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In this photo provided by Izzy Weiss, a broken headstone is seen at Washington Cemetery in the Brooklyn borough of New York, Sunday, March 5, 2017.
Published: 06 March 2017

We are deeply troubled and disgusted by the blatant display of violence and hate directed toward our Jewish brothers and sisters. Opposing anti-Semitism isn’t the exclusive ethical jurisdiction of American Jews. The burden and responsibility of addressing American xenophobia is the inclusive moral responsibility of all Americans. We call upon President Trump and the Justice Department to vigorously investigate and take action against these hate crimes and work to ensure the full protection of all Americans.”

We are all engaged in the task of affirming our rights as citizens in the wake of a campaign and presidential administration that has delivered on its promise to make America hate again. The Jewish community has seen its share of trauma and violence. In 2017, at least 100 bomb threats have been recorded since January; Jewish advocacy organizations – like the Simon Wiesenthal Center and the Anti-Defamation League – have received threats to their organization headquarters; and more than 170 tombstones were found toppled at cemeteries in Missouri and Pennsylvania.

These incidents are indicative of a broader issue, namely the emergence of a new era of anti-Semitism that is precipitated from a President whose rhetoric “revived some of the ugliest of anti-Semitic stereotypes.” Although Donald Trump recently denounced violence towards Jewish communities, he has done so only after creating the conditions necessary for such hate to thrive in America. While we were heartened by the recent arrests of an individual charged in making a bomb threat to the offices of the ADL and other Jewish centers, as well as by the president’s remarks during his first address to congress reiterating “we are a country that stands united in condemning hate and evil in all its ugly forms.” The NAACP will continue to hold the president accountable to this position to ensure that the most vulnerable citizens in our country are protected.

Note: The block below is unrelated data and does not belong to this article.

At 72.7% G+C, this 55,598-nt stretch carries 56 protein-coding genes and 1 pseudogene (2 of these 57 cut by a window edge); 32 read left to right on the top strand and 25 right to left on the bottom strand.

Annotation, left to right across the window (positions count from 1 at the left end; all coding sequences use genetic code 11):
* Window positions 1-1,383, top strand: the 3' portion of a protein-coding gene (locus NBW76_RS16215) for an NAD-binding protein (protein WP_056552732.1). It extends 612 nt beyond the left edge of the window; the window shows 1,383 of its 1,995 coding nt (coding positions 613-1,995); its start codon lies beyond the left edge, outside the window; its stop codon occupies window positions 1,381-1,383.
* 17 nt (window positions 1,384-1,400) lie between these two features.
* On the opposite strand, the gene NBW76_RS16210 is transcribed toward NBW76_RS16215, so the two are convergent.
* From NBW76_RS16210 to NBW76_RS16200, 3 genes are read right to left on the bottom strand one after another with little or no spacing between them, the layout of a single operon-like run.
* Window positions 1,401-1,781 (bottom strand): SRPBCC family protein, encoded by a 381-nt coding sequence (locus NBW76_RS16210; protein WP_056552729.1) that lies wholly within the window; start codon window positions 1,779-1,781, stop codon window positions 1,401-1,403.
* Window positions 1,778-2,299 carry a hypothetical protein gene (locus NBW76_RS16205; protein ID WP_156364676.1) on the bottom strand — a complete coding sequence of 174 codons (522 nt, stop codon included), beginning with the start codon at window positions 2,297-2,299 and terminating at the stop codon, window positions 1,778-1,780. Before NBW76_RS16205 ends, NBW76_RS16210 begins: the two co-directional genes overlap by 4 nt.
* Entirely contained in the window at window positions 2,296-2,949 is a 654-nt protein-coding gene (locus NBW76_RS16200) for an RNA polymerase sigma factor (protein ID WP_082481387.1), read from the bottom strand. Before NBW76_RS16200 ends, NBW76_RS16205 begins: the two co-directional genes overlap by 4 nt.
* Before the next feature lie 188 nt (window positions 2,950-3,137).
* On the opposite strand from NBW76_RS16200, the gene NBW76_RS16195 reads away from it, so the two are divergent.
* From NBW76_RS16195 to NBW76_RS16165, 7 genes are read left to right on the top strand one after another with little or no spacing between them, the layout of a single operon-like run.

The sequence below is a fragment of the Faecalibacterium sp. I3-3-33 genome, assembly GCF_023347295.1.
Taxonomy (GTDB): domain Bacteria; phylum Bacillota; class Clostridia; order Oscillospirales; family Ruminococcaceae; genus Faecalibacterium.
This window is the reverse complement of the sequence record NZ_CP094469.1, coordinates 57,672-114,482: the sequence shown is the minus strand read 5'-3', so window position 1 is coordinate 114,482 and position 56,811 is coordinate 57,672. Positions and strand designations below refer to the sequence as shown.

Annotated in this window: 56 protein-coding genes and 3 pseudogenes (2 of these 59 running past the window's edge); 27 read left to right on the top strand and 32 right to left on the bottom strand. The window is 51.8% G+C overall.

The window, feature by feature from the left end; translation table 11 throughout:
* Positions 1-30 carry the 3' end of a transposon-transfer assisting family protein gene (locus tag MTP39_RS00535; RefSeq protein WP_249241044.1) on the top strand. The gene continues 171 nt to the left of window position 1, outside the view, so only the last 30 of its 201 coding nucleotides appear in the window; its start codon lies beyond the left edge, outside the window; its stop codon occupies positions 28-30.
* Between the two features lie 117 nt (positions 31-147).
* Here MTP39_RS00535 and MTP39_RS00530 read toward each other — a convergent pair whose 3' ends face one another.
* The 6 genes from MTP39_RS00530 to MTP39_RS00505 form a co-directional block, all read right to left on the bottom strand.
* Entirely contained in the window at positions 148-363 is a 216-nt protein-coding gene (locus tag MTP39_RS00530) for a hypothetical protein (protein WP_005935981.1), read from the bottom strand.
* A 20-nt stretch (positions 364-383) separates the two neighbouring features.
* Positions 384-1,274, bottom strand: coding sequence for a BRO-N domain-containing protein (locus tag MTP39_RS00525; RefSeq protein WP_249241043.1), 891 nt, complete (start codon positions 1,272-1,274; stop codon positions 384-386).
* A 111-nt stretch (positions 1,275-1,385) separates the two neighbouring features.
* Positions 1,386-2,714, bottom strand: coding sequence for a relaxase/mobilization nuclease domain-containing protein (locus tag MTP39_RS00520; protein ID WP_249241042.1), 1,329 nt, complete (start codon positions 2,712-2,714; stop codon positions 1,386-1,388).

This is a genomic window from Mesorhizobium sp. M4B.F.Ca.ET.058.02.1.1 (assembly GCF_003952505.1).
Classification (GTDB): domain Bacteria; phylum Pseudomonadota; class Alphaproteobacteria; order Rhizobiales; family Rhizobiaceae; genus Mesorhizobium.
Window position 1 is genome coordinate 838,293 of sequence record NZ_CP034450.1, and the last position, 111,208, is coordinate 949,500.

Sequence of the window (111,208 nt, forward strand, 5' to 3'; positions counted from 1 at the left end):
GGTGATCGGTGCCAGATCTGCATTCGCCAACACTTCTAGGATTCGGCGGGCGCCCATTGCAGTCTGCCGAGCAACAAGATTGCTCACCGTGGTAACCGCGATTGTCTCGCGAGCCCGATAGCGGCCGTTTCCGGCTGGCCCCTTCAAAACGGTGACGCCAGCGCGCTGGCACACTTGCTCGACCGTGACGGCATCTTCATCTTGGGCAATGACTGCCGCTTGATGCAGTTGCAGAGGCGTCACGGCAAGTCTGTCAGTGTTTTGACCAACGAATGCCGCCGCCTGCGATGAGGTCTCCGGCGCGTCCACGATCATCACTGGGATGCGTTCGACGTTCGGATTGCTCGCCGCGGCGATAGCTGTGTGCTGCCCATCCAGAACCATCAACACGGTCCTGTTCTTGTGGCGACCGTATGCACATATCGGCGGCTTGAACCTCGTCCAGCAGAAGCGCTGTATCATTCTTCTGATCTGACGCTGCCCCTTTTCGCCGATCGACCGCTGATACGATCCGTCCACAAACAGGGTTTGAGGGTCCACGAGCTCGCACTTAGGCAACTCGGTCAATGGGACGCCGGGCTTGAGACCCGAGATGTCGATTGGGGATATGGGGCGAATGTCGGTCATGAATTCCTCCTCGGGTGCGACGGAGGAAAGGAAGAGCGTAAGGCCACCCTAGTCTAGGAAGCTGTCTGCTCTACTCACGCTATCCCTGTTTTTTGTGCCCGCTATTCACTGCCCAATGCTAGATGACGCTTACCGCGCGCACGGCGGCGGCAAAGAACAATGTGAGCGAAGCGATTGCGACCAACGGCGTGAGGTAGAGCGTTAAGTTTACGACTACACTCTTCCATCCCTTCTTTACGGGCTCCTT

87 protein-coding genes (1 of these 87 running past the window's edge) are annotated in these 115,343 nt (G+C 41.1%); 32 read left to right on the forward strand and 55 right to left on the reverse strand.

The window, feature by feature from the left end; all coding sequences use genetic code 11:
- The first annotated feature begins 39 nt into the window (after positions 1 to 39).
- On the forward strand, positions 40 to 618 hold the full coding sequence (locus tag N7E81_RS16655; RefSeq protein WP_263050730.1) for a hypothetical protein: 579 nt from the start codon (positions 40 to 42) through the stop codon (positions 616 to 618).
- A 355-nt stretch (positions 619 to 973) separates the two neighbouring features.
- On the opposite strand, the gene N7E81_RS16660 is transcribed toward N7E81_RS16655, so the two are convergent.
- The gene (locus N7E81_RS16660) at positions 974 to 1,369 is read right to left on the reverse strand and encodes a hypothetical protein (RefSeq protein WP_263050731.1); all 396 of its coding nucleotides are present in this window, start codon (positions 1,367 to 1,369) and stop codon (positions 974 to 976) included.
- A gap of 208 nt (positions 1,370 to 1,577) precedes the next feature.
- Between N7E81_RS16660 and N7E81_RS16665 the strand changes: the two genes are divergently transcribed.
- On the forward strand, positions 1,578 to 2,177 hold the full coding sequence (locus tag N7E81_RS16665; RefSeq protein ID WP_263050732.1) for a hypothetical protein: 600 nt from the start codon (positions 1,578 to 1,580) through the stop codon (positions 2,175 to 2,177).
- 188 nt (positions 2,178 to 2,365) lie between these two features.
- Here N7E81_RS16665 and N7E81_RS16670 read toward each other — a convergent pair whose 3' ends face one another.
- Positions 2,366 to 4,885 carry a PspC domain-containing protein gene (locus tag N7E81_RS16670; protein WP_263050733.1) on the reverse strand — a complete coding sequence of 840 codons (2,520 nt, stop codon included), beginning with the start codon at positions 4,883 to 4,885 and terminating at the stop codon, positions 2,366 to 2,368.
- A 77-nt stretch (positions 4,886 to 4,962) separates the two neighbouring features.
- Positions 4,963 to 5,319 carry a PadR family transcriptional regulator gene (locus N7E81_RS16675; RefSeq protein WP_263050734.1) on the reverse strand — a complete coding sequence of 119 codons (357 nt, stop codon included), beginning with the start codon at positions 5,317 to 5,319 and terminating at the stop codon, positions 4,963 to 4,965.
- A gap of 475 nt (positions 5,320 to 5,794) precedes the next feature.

It is now more important than ever for the African American community and the Jewish community to band together in the fight for social justice and civil rights. Our communities have long traditions of organizing that have saved the soul of America. Through hardships and hard-fought campaigns for freedom, we have forced the country to live up to its claim that “all men are created equal.” Our current movements against hate and bigotry require the strength found in our diversity. This is a strength that our communities have built in the past century. Jewish and African American activists have founded institutions such as the NAACP, marched for civil and human rights, and called America to consciousness concerning its sins against the marginalized. 

We join our allies in the fight for social justice in calling for the president and the attorney general to appoint a special task force to investigate the recent span of hate crimes. An injustice anywhere is a threat to justice everywhere and we refuse to be silent while our brothers and sisters of different faiths are persecuted because of their difference.


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